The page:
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Saturday, October 27, 2012

JPay Petition

The ODRC is privatizing the administration of prisoner commissary accounts. This is a terrible new policy that has upset many prisoners we're in contact with, and shared thousands of prisoner-visitors personal information to an unreliable private company. PLEASE sign the petition, circulate it, and scan a copy to redbirdprisonabolition at gmail dot com. Here is where you can find the ODRC policy on this:

Here are the concerns as stated by prisoners:

"Starting September 17, 2012, JPay, a private corporation took over processing all prisoners’ money orders. We object to this new policy for the following reasons:
1. JPay will charge a processing fee of $1.50. This fee amounts to an illegal tax on prisoners’ family and supporters. The legislature must approve all taxes. There is no guarantee that JPay won’t increase this tax in the future.
2. Prior to September 17th, interest from prisoner’s accounts goes into the “I&E” fund, that helps pay for prisoners’ entertainment, recreation equipment, and going home funds. The new scheme allows JPay, a private company, to invest the prisoner’s money and take interest as profits. What will happen with the “I&E” funded programs? Who is insuring that the prisoners’ money will be safe if JPay’s investments fail and they go bankrupt?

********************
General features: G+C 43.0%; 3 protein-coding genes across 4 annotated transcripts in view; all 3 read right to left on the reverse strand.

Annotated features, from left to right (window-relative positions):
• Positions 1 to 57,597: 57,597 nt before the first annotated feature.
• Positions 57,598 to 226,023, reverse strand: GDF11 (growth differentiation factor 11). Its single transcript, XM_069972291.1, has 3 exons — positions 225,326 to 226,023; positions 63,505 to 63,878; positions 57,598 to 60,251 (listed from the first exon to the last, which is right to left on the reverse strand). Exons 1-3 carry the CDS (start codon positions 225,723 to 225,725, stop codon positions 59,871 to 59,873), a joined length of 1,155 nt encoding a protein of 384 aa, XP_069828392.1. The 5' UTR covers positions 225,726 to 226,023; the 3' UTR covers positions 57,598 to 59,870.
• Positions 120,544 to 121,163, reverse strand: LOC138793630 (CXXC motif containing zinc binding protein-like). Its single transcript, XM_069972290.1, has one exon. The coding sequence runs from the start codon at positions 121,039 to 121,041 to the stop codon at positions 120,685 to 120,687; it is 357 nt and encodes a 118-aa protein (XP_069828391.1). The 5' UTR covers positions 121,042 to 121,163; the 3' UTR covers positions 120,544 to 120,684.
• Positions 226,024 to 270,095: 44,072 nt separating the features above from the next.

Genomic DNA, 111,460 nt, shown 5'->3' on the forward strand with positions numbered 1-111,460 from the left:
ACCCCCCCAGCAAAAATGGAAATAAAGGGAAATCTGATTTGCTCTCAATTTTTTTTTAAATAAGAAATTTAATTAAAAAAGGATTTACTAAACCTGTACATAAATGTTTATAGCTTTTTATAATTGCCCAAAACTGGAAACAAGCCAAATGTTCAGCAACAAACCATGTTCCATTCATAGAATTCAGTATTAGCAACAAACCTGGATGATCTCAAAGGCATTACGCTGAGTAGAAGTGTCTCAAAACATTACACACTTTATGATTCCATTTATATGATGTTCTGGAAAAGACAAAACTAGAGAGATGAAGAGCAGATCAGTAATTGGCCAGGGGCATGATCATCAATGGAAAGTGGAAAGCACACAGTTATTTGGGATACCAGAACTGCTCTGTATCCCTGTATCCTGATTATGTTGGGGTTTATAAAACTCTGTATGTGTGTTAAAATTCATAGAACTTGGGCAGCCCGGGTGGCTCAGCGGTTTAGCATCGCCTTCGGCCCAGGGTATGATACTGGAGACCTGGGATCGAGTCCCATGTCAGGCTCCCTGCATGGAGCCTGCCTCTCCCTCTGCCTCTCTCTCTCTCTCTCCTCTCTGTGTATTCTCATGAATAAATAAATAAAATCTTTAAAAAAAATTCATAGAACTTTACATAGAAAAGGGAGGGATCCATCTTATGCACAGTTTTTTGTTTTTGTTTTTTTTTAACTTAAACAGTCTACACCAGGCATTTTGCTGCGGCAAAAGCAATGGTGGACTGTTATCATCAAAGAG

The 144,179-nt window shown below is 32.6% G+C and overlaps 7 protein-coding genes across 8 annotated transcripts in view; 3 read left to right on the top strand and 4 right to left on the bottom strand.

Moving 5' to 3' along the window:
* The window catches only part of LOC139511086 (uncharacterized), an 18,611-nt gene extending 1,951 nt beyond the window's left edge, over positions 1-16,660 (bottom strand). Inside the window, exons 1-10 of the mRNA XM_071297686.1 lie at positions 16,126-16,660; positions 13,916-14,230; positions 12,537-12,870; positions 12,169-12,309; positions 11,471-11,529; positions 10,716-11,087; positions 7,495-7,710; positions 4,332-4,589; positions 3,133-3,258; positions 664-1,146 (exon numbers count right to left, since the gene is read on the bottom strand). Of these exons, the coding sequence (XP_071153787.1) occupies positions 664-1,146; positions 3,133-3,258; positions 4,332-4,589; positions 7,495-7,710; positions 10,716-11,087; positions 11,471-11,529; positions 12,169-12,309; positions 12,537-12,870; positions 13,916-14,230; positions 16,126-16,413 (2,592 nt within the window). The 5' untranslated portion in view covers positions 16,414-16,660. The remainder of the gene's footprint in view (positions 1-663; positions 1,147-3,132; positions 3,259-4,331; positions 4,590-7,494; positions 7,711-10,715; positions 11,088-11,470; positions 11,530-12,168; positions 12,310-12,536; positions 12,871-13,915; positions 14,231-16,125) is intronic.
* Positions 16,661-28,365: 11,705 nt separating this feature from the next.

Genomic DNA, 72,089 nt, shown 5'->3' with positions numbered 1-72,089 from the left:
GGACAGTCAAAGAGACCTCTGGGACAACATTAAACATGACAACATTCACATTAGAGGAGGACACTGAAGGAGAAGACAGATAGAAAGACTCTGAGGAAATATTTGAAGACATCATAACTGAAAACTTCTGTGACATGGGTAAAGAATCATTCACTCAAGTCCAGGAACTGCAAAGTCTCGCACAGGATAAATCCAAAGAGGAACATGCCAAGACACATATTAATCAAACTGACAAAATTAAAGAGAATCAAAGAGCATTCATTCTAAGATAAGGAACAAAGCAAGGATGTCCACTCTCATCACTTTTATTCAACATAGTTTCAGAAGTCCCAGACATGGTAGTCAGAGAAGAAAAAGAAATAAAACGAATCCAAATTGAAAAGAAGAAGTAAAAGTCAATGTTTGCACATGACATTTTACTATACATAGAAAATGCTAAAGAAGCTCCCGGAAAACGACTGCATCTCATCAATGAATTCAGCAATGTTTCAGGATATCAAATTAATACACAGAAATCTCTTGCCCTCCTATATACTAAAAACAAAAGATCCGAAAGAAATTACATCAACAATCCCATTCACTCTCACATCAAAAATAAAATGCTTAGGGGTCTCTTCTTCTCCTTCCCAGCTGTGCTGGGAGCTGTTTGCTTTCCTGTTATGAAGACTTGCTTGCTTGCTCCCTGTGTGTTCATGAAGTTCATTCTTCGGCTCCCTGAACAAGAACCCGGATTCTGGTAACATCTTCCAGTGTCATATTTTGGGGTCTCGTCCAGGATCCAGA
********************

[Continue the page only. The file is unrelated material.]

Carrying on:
3. How can prisoners resolve complaints with JPay? Would it cost a prisoner to mail a complaint to JPay?
4. JPay's system is only accessible to prisoner visitors and with the use of internet connection. This reduces access for friends and family, particularly elderly, low income and non-visitors from being able to send funds or maintain connection with prisoners.
5. Most importantly, why has the ODCR handed over personal information of prisoners’ friends and families to this private company? That is illegal. ODRC claims JPay will not have access to the information, but it is impossible for JPay to process and verify the authenticity of the funds without this information." To sign this petition, (yes, there are two) go here.

And for Sean Swain's article on this issue, read his blog here.

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